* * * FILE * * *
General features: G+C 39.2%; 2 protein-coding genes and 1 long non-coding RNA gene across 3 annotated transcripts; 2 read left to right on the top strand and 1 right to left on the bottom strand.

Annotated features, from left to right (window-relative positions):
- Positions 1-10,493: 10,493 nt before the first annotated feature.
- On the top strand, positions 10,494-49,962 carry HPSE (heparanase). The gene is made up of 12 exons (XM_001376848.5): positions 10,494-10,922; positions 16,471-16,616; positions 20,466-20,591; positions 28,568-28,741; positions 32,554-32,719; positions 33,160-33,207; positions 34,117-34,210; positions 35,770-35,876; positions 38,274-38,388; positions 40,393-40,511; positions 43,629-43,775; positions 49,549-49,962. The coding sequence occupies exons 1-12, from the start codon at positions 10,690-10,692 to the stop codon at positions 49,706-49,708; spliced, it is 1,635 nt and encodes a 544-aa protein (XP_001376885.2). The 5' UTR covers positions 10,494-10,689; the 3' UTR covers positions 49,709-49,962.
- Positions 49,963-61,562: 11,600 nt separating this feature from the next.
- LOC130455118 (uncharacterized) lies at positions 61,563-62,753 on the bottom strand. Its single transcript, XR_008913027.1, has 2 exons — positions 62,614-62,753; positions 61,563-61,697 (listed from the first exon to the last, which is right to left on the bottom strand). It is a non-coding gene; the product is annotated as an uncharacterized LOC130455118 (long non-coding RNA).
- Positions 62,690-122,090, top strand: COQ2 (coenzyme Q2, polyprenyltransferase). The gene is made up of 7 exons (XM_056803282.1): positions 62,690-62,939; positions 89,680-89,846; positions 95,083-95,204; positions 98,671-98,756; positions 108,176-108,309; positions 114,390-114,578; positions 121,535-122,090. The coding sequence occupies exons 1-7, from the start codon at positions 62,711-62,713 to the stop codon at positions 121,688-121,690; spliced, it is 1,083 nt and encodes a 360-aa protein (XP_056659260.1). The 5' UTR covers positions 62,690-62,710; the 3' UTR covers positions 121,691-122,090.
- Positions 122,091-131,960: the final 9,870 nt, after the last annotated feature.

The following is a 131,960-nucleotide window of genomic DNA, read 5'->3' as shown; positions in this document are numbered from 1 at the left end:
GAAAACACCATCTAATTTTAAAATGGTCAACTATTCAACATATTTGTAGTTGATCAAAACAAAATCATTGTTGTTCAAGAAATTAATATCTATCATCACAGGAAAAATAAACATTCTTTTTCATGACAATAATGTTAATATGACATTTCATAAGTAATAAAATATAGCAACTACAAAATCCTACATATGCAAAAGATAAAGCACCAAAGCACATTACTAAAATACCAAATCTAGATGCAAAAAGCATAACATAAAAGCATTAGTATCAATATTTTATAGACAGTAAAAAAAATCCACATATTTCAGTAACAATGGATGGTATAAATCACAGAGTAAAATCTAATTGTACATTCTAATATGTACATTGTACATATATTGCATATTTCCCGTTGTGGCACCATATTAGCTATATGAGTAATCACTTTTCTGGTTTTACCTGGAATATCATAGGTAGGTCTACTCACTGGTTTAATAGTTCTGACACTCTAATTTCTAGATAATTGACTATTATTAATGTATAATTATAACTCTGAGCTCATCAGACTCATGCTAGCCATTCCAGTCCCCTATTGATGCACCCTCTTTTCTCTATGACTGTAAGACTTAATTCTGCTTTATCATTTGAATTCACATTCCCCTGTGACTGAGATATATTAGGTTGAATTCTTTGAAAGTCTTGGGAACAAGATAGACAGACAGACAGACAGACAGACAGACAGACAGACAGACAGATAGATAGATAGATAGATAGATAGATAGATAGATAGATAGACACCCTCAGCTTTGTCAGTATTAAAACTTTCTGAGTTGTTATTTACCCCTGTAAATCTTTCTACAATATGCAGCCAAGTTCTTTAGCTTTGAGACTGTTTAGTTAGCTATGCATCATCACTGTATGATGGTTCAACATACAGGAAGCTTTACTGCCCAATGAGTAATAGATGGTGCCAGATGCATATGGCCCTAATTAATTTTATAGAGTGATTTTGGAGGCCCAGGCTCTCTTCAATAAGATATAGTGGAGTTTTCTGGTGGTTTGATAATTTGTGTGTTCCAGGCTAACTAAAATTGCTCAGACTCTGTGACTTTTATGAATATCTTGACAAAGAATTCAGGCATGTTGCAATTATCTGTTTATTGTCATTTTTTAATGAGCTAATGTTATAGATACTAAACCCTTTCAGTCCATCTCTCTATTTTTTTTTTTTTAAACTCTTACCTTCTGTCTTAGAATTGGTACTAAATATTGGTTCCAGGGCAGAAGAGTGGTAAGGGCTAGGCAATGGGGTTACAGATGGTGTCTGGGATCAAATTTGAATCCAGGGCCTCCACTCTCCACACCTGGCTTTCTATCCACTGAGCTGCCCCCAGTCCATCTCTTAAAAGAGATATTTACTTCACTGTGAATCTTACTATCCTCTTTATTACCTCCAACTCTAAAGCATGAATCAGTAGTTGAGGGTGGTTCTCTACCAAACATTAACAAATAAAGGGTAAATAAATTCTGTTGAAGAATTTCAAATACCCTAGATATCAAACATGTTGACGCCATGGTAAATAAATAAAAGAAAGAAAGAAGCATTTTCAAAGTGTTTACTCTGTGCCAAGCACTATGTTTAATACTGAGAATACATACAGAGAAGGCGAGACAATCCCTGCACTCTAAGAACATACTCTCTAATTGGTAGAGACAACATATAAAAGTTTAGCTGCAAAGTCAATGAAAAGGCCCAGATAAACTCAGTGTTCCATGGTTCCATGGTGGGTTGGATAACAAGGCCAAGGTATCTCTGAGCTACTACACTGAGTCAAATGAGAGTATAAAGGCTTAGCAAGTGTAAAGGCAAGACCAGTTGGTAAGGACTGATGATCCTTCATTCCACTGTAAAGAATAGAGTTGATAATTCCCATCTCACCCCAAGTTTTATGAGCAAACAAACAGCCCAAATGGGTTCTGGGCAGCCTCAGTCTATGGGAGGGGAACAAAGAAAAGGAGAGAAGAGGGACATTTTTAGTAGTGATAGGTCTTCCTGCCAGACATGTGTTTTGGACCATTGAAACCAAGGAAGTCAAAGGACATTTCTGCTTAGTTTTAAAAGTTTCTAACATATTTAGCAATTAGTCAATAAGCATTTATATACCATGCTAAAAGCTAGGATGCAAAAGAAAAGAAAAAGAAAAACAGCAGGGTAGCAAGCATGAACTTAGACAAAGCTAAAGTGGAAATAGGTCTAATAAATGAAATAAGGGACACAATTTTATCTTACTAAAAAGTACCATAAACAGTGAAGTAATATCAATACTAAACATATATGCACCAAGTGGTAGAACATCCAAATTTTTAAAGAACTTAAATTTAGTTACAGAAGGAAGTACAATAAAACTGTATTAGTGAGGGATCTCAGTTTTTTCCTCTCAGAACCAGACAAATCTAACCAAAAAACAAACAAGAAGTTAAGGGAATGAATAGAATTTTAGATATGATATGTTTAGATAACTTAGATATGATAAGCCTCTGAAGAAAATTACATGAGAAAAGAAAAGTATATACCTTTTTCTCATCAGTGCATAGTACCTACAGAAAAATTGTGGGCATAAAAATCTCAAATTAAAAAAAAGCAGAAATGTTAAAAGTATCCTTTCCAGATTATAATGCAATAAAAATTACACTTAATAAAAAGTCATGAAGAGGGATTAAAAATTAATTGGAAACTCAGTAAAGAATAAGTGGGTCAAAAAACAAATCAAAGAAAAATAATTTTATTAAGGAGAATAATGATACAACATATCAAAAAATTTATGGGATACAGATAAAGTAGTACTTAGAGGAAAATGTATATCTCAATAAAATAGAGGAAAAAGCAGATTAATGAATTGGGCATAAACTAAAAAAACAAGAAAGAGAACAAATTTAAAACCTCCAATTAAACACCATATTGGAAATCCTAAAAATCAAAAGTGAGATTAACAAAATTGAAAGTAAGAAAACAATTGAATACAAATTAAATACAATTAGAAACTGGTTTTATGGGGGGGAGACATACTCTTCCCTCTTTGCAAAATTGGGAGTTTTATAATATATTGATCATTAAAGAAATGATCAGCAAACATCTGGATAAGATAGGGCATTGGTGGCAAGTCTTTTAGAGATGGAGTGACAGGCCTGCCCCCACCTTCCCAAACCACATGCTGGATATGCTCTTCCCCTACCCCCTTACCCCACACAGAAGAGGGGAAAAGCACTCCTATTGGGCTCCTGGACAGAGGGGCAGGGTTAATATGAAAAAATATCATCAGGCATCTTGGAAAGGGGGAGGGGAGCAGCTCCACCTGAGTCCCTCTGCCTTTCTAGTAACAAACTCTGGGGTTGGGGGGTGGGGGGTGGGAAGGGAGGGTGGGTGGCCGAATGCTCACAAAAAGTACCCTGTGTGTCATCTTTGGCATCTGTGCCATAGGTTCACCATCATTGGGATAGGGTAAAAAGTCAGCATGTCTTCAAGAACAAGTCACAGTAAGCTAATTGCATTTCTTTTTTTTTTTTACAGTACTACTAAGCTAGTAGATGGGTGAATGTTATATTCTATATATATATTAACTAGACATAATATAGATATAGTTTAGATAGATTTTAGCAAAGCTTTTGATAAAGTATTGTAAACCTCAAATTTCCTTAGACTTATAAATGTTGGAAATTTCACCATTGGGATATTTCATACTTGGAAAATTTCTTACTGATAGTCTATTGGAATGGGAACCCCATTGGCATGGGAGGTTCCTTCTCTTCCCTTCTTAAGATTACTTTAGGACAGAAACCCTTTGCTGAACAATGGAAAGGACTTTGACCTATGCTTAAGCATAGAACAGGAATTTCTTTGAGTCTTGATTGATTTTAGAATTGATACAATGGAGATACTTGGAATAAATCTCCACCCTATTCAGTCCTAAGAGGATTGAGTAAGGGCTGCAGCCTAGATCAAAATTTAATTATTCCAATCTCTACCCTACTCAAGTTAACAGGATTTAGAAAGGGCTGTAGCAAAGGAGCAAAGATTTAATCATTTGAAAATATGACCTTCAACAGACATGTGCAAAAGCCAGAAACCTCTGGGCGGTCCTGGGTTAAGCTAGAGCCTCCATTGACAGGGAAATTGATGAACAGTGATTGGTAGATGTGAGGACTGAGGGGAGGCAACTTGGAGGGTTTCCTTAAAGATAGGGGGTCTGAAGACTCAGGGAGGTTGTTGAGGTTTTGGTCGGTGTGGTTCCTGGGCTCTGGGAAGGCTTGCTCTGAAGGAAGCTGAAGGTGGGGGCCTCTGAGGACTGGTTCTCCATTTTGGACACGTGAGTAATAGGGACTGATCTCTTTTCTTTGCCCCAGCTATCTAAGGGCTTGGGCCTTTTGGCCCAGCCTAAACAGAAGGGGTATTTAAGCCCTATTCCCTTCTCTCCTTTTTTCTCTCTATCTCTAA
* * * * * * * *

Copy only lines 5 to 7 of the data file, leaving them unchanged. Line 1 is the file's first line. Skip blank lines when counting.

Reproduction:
- Positions 49,963-61,562: 11,600 nt separating this feature from the next.
- LOC130455118 (uncharacterized) lies at positions 61,563-62,753 on the bottom strand. Its single transcript, XR_008913027.1, has 2 exons — positions 62,614-62,753; positions 61,563-61,697 (listed from the first exon to the last, which is right to left on the bottom strand). It is a non-coding gene; the product is annotated as an uncharacterized LOC130455118 (long non-coding RNA).
- Positions 62,690-122,090, top strand: COQ2 (coenzyme Q2, polyprenyltransferase). The gene is made up of 7 exons (XM_056803282.1): positions 62,690-62,939; positions 89,680-89,846; positions 95,083-95,204; positions 98,671-98,756; positions 108,176-108,309; positions 114,390-114,578; positions 121,535-122,090. The coding sequence occupies exons 1-7, from the start codon at positions 62,711-62,713 to the stop codon at positions 121,688-121,690; spliced, it is 1,083 nt and encodes a 360-aa protein (XP_056659260.1). The 5' UTR covers positions 62,690-62,710; the 3' UTR covers positions 121,691-122,090.